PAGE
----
Shall We Continue in Sin?

A Study on Romans 6:1-2

by Dr. Jack L. Arnold

        Probably every one of us can think of people we have known who at one time professed faith in Jesus Christ for salvation, but later fell away and walked again with the unsaved world. Were these people saved and then lost? Were they saved and later became carnal (fleshy) Christians? Or were they professing Christians who never really possessed the person of Jesus Christ, those who showed initial spiritual zeal based on religious experience but then fell away, indicating that they were never truly Christians? Romans 6 has the answer to this problem.

        Paul’s basic thought in this section is that it is impossible for a truly saved person to be lost, but it is just as impossible for a truly saved man to live just as he pleases, habitually in sin. The key that unlocks the marvelous truths of Romans 6, especially verses 1-11, is union with Christ. At the moment a person trusts Christ, he is placed into spiritual union with Christ (a fact and not necessarily a feeling). He is then one with Christ, so that he is a partaker of Christ’s death for sin and his resurrection unto life. Thus, the death and resurrection of Christ are not just historical events, but are shared by the Christian and so become personal. The two basic thoughts are: (1) the Christian died to sin through Christ’s death, thus the power of indwelling sin is broken in the Christian; and (2) the Christian shares Christ’s resurrected life, thus the Christian is a partaker of Christ’s life which will manifest itself in a new kind of life for him.

Relationship of Romans 6 to the Argument

        In Romans 1:18–3:20 Paul proved all men to be sinners, separated from God, under God’s wrath, and headed for eternal condemnation. Why? Because all men are sinners, and a holy God must judge sin. Man has no righteousness in himself that can commend him to God. He needs the forgiveness of sin and a righteousness that will give him an acceptable standing before God.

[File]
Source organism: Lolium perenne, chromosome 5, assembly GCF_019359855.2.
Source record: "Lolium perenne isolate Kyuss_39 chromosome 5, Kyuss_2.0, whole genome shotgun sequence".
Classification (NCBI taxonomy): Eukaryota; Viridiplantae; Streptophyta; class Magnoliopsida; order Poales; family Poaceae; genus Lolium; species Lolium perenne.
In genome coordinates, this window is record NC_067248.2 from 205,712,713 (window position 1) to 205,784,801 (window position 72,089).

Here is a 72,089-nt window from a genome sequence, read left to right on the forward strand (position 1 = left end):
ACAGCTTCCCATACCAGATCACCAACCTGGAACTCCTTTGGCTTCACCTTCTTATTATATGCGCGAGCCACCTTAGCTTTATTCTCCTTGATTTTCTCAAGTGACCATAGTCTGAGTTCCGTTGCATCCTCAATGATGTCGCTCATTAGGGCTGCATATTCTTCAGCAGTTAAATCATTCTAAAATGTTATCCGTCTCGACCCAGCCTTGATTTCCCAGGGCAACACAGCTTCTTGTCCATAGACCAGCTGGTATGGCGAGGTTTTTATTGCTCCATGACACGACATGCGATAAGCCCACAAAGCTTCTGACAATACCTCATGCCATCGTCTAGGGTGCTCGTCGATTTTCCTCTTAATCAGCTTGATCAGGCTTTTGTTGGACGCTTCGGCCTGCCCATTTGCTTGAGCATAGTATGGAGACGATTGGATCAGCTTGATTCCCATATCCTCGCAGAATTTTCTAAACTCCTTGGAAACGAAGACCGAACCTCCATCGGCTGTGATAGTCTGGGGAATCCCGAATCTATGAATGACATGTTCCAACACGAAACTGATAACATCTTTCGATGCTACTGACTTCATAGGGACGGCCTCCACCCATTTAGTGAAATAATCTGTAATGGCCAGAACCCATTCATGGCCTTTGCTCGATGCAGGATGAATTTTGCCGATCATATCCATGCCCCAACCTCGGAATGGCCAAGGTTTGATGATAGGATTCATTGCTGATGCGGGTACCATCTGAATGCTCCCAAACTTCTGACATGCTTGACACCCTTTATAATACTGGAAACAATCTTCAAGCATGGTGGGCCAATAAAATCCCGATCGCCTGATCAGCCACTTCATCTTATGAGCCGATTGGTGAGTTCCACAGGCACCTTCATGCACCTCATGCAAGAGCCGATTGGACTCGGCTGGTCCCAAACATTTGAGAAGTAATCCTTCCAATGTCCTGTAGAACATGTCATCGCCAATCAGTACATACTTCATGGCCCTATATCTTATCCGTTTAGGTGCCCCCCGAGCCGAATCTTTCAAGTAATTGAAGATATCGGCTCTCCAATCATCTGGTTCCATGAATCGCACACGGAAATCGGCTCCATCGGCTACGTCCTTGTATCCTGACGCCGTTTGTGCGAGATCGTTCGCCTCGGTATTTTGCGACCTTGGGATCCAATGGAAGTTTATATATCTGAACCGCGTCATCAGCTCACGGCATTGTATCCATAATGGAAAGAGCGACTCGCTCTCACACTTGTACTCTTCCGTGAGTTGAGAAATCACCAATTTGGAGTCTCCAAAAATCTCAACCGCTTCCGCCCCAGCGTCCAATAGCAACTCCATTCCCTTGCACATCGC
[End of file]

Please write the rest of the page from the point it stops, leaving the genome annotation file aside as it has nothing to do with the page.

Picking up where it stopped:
In Romans 3:21–5:21 Paul showed that God in his love has made a provision for men to find forgiveness of sin and a perfect righteousness. God has provided the death of Jesus Christ, a substitutionary atonement for the sins of men. All who believe that Christ died for their sins will receive the forgivensss of sin and a righteousness from Christ that will make them acceptable before God. All who believe will never again have to fear God’s wrath unto eternal punishment, because Christ’s death was a complete and perfect sacrifice for sin. Paul showed that the moment a person believes in Christ he is justified (declared righteous) and receives a perfect standing or position before God. He is declared righteous through Christ’s work, not through his own fallen human effort.

        The basic theme of the first five chapters of Romans has been justification. In Romans 6 the subject is sanctification. This deals with the fact that God, through the death of Christ, is changing the Christian in his everyday experience to give him progressive victory over the power of sin in his life, and to conform him more and more to the person of Christ. Both justification and progressive sanctification flow from union with Christ.

Contrasts of Justification and Sanctification

Justification declares the sinner righteous.
Sanctification makes the sinner righteous.

Justification is a once-and-for-all act.
Sanctification is a continuous work.

Justification causes salvation.
Sanctification is the result of salvation.

Justification deals with the Christian’s standing before God.
Sanctification deals with the Christian’s experience in life.

Justification is objective.
Sanctification is subjective.

Justification removes the guilt and penalty of sin.
Sanctification removes the growth and power of sin.

Justification changes a person’s position before God.
Sanctification changes a person’s nature and character.

Justification, again, changes a person’s position before God.